I had the "(or greater)" qualifier in there originally, then I took it out. I just put it back in...

Anonymous said...

Is this guy nuts??! Did he really just suggest, ON THE WSJ, that we monetize the debt???!

Holy Jeez, I knew Rupert Murdoch was nuts but this is just plain insane. Any foreign investor reading this article will flee from the dollar at the slightest hint of this happening.

I might throw up now.

Anonymous said...

Really, really Bad Idea.

We need real economic solutions, not more bubble inflation or re-flation.

This is just getting ridiculous now.

Anonymous said...

"...while the Fed sticks to its current tactic of pegging the fed funds rate without increasing the money supply."

Did Malkin REALLY just claim that the current strategy is to not increase money supply?!? If only we had official M3 figures to show him. Ironically, those figures would still be available if the Fed hadn't scuttled them in an attempt to hide how rapidly money supply was increasing.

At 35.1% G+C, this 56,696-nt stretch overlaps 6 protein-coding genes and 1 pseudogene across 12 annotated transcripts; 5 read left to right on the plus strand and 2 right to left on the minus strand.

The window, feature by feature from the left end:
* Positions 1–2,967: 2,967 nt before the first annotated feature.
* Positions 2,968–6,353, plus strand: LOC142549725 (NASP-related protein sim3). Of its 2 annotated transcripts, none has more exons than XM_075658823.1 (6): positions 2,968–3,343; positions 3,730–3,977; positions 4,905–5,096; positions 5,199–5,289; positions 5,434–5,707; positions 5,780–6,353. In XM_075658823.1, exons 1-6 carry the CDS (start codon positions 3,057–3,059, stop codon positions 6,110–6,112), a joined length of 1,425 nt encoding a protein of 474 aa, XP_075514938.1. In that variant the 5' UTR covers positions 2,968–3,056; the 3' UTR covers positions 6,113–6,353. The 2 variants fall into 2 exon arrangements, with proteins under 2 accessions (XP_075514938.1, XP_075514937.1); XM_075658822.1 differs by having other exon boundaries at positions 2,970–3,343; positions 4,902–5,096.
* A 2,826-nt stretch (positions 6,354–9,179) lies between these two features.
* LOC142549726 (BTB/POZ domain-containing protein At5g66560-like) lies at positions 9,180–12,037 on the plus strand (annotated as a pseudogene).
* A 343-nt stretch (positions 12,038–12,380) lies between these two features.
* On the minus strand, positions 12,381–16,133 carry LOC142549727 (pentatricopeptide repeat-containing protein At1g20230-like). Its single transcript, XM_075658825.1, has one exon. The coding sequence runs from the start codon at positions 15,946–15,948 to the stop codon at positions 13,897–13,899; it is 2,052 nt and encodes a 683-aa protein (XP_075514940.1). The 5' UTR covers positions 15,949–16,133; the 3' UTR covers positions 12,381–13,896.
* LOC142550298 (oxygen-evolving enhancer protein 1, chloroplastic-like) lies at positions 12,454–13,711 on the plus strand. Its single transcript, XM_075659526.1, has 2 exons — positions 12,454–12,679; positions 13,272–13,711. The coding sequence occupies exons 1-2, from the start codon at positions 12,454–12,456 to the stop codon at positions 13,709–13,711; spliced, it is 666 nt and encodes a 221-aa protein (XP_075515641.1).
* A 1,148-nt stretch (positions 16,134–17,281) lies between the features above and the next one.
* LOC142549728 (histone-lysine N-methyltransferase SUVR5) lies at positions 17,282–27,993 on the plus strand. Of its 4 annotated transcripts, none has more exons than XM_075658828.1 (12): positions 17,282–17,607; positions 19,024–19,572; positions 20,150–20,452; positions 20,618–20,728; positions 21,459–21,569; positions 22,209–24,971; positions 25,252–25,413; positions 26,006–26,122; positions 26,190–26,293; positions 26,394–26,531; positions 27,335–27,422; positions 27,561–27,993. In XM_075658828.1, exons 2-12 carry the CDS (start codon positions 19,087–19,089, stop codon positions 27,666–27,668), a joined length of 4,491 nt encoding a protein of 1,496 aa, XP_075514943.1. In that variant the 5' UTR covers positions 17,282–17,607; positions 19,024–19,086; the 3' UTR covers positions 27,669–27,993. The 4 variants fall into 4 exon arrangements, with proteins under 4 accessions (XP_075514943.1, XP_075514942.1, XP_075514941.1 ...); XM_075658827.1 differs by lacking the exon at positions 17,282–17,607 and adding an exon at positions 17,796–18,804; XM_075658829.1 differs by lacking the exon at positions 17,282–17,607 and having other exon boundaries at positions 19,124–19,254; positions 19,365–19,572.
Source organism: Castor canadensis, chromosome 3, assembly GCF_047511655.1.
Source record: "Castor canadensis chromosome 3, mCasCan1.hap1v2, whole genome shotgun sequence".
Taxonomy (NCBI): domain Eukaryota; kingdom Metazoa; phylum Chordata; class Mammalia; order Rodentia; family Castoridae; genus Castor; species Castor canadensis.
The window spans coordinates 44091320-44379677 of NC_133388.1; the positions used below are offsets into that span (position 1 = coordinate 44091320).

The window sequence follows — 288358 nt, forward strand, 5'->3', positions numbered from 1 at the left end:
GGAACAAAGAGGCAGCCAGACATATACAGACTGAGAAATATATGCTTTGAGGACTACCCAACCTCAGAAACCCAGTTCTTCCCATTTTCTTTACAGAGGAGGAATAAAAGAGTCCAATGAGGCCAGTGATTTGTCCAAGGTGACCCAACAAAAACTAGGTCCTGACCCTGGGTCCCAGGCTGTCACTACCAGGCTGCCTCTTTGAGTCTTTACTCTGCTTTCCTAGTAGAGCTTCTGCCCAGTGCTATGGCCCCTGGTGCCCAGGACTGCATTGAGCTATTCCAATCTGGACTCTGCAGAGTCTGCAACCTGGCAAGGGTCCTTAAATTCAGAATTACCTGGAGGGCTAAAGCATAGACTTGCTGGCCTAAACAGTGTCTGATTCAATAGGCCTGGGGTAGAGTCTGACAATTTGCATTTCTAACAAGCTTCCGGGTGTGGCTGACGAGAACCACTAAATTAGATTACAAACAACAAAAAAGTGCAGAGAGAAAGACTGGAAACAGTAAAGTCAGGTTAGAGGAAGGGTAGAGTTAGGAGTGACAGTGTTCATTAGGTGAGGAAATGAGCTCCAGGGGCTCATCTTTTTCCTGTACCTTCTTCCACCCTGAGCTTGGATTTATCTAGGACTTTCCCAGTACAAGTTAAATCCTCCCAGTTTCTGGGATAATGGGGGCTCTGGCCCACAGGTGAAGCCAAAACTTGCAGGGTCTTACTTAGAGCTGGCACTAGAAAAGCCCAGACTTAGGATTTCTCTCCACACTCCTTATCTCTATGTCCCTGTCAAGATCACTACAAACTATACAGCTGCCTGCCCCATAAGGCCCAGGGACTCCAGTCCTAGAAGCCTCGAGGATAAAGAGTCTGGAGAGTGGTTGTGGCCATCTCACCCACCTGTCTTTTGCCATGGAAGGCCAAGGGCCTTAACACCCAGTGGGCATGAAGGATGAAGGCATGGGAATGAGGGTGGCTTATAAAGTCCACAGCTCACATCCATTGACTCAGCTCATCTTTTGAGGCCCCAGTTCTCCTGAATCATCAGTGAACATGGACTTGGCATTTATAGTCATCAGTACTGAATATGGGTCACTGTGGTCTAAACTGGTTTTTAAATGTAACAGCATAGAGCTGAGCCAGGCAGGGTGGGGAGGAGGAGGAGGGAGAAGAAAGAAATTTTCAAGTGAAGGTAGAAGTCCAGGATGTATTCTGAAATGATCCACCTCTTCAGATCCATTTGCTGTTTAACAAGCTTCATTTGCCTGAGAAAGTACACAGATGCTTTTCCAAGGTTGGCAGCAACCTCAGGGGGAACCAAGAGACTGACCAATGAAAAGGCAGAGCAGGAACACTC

Vlad Z. said...

On the one hand, massive inflation (the authors preference) on the other he proposes nationalization of the mortgage market. Other than destroying the illusion that we're all operating as part of some free-market lassie-faire system, why is that such a big concern?

Why would nationalization of the mortgage system be such a bad thing? The whole central banking system is turning out to be as broken and corrupt as its most off the wall critics have claimed.

The internet has allowed disintermediation of every other industry - from PC's to music - but for some reason in banking we are wrong to suggest that perhaps there is some better system then giving the exclusive control of the creation of money to the heirs of JP Morgan and other insiders at the Fed.